AWS SimpleDB – what’s it good for?

Actually – it’s a nice and handy part of your cloud toolbox is what.

First of all – it’s a non-relational data store.  Which means you are not going to have highly normalized table structures and you are not (for the here and now) going to be able to join two tables in a SQL like query.

BUT!  It does work faster and more efficiently that trying to get access to a XML config file; it provides persistence that an in-memory data structure can’t; you can query it with SQL type statements; you can either insert or update data using a decent API; plus you can add data fields on the fly in your code.  Best of all – it’s very easy to use, and it’s cheap.  Far cheaper than either the MySQL or Oracle offerings – you get charged for every hour those guys are up and running.  For SimpleDBthe pricing structure is a lot more attractive.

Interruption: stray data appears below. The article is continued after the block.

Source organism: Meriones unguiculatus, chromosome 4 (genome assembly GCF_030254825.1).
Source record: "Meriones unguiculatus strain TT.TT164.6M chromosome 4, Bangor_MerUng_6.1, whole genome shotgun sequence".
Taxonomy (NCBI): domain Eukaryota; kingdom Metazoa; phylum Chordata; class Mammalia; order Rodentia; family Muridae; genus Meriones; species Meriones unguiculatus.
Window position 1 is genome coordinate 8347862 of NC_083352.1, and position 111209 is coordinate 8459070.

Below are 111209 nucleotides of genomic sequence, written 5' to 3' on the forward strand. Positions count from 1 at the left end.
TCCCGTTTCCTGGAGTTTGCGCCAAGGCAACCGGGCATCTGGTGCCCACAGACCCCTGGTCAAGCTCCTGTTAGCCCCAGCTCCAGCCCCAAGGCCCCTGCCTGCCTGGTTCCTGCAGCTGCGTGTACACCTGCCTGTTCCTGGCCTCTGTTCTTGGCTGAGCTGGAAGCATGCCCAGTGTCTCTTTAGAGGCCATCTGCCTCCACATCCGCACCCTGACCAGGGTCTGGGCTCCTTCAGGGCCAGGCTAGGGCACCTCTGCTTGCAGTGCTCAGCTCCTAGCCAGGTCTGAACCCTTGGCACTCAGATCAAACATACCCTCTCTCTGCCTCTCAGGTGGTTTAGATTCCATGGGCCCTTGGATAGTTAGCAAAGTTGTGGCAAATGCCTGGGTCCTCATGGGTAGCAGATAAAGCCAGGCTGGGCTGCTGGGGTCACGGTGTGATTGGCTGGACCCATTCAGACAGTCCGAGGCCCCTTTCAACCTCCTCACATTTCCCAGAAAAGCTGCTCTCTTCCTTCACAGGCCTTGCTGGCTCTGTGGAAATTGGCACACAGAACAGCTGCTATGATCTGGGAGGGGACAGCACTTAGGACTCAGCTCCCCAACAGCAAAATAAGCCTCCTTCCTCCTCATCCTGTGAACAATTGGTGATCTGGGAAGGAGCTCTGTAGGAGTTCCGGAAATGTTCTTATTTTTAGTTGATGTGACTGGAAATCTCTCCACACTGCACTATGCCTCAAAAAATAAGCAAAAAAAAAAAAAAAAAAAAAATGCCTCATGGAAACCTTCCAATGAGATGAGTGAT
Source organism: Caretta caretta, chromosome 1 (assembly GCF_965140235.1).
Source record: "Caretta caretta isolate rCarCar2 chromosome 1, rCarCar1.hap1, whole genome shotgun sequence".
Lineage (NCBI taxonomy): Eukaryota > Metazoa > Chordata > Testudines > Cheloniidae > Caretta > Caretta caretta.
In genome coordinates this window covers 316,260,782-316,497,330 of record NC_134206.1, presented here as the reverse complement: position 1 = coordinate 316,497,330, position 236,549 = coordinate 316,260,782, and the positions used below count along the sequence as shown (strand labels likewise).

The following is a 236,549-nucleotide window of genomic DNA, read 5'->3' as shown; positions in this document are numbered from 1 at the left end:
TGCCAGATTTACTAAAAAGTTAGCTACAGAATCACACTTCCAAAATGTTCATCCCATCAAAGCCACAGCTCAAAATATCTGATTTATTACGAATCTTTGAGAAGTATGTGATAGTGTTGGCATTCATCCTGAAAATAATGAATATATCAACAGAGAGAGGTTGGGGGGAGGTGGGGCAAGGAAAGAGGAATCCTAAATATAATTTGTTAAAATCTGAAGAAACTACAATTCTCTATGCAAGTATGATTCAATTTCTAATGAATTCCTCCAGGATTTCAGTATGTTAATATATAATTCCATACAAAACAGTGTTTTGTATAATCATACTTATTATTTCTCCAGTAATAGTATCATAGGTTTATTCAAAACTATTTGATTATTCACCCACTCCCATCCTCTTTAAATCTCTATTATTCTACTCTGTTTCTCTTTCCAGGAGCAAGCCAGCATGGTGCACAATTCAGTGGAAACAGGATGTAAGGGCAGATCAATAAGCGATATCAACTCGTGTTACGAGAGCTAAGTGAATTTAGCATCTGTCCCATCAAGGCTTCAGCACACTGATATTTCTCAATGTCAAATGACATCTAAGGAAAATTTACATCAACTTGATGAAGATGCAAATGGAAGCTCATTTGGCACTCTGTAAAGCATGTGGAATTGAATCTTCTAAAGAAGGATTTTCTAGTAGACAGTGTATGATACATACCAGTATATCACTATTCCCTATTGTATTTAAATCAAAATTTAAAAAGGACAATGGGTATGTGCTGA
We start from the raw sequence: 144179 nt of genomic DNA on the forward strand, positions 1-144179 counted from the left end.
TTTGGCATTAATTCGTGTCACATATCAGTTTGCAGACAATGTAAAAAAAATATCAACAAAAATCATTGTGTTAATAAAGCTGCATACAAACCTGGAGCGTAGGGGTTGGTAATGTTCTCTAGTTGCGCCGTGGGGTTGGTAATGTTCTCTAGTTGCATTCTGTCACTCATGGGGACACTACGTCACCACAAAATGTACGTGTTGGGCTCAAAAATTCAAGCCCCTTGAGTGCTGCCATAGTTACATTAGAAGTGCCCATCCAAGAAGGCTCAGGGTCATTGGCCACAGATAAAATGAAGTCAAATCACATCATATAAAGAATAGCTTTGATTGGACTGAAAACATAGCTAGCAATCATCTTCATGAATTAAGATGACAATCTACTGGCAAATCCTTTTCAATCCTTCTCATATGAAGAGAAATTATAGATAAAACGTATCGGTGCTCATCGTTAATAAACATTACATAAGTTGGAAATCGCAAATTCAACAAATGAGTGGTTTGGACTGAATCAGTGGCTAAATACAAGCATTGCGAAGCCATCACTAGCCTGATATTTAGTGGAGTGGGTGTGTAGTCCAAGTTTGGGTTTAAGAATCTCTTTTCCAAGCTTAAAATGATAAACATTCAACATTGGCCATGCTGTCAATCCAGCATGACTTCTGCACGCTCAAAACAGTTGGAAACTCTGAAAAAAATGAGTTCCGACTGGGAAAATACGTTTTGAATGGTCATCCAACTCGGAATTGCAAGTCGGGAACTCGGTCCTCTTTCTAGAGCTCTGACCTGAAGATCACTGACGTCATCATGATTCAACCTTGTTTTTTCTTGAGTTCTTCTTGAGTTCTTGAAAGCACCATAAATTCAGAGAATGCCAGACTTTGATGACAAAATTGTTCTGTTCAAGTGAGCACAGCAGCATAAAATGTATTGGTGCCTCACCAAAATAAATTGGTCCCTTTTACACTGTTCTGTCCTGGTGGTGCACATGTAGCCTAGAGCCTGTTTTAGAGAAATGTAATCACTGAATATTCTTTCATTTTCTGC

Some things to square away first.  Forget the idea of tables – each unique data structure in SimpleDB is called a domain.  It’s a non-relational/quasi no SQL data structure that does allow SQL queries to get data.  Think tree and you have it – the primary node for each data row is called an itemName – the rest of the data fields are elements of the primary node.

So for my very simple Java servlet – I needed a user data structure that had to be persistent.  With SimpleDB the domain (think table) name became MyUsers – and the primary node for each row – the itemName in SimpleDB syntax – was the unique user ID.  I had one other data element – the child node – it was a URL for the user.

I have covered the making the connection to AWS in an earlier post so I’m not going over that again.

A great resource is the sample code that Amazon provides – available for more than just Java.

Next couple of posts I’m going to cover creating a domain, putting data into it, and then getting the data back out.

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About Lee Greffin
Just another programmer...

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